Structural Marxism also recognizes contradictory tendencies within and between social structures, contradictions stemming from the uneven development of the social whole and the relative autonomy of individual structures. The primacy of the economy sets boundaries or limits on political and ideological structures, but it does not specify each and every political institution, nor does it directly determine ideological apparatuses such as the family, the university, or the church. Political and ideological structures have a relative autonomy and an internal dynamic that is not coordinated in advance with the development of the economy. At the same time, economic determination is itself contradictory since the production of objective changes within the economic structures and relations themselves may not readily facilitate their reproduction. Thus economic determination "in the last instance" respects the variety of causal determinations at work within the social whole, neither ignoring their particularity nor presuming their reproduction over time. This is a modernist vision of complex determination that avoids mechanical statics and teleological evolution without slipping into vulgar pluralism.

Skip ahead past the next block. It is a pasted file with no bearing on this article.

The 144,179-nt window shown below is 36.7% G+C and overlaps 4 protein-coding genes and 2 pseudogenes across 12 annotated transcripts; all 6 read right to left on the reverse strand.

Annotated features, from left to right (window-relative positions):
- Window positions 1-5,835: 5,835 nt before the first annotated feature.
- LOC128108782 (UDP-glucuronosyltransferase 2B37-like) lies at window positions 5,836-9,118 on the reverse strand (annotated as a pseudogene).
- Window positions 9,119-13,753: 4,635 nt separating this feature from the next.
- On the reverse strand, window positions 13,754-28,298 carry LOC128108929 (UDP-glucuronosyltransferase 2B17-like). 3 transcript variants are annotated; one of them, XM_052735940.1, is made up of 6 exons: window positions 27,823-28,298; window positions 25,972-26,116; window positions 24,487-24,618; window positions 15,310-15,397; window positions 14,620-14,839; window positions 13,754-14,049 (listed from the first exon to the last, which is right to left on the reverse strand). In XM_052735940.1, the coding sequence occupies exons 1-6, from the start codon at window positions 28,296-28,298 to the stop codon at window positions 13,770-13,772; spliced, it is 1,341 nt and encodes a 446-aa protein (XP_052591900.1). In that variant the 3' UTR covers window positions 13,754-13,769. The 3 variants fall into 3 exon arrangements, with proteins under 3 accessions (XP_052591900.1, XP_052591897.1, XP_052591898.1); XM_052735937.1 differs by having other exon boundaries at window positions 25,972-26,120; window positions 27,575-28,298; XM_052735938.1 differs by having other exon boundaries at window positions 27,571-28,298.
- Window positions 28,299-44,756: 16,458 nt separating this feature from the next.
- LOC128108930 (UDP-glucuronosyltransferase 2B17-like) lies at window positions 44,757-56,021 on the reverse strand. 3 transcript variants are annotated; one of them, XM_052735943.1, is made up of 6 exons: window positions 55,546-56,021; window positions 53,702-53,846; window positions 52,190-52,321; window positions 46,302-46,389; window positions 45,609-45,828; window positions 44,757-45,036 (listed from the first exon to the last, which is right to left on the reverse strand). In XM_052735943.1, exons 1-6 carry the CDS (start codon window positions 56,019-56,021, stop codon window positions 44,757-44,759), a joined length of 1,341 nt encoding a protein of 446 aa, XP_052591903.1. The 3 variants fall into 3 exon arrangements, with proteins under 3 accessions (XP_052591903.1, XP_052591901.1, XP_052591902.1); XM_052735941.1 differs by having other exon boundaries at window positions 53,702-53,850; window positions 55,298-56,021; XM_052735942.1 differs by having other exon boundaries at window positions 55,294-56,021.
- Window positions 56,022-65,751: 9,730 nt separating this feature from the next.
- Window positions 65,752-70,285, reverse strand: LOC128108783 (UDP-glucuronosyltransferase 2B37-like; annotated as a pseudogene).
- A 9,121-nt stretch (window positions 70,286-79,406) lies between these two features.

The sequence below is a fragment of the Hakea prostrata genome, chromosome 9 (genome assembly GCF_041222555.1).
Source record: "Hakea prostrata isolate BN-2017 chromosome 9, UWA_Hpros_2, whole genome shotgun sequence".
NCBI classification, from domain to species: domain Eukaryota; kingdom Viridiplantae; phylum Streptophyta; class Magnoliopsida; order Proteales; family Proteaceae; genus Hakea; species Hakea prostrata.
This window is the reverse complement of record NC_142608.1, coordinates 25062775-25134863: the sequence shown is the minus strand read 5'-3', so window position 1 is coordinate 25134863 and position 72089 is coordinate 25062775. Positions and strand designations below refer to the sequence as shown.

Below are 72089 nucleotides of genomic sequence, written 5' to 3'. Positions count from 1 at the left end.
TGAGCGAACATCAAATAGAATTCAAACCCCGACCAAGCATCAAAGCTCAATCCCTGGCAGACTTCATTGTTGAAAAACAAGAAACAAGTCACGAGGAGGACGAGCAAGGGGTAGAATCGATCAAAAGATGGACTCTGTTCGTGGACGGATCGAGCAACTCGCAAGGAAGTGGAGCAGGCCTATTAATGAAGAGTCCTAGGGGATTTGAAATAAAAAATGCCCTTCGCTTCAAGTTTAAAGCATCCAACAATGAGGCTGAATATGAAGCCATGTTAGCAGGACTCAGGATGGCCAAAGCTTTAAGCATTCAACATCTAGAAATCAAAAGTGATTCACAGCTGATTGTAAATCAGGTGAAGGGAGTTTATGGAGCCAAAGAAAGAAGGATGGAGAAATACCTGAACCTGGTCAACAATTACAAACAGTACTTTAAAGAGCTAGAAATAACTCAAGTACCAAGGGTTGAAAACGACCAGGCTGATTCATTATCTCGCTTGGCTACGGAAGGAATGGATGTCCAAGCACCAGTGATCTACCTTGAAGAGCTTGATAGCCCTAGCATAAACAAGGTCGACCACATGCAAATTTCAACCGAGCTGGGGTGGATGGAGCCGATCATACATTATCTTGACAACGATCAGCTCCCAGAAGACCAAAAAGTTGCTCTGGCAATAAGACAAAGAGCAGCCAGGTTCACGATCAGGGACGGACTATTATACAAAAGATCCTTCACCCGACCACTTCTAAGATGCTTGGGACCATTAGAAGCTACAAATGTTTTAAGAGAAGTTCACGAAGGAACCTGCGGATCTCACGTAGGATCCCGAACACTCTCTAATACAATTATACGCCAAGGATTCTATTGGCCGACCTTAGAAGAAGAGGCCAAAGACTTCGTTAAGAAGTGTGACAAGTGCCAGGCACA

Structural Marxism is a science of social formations. However, Althusser rejects the notion that historical science will ever grasp the to-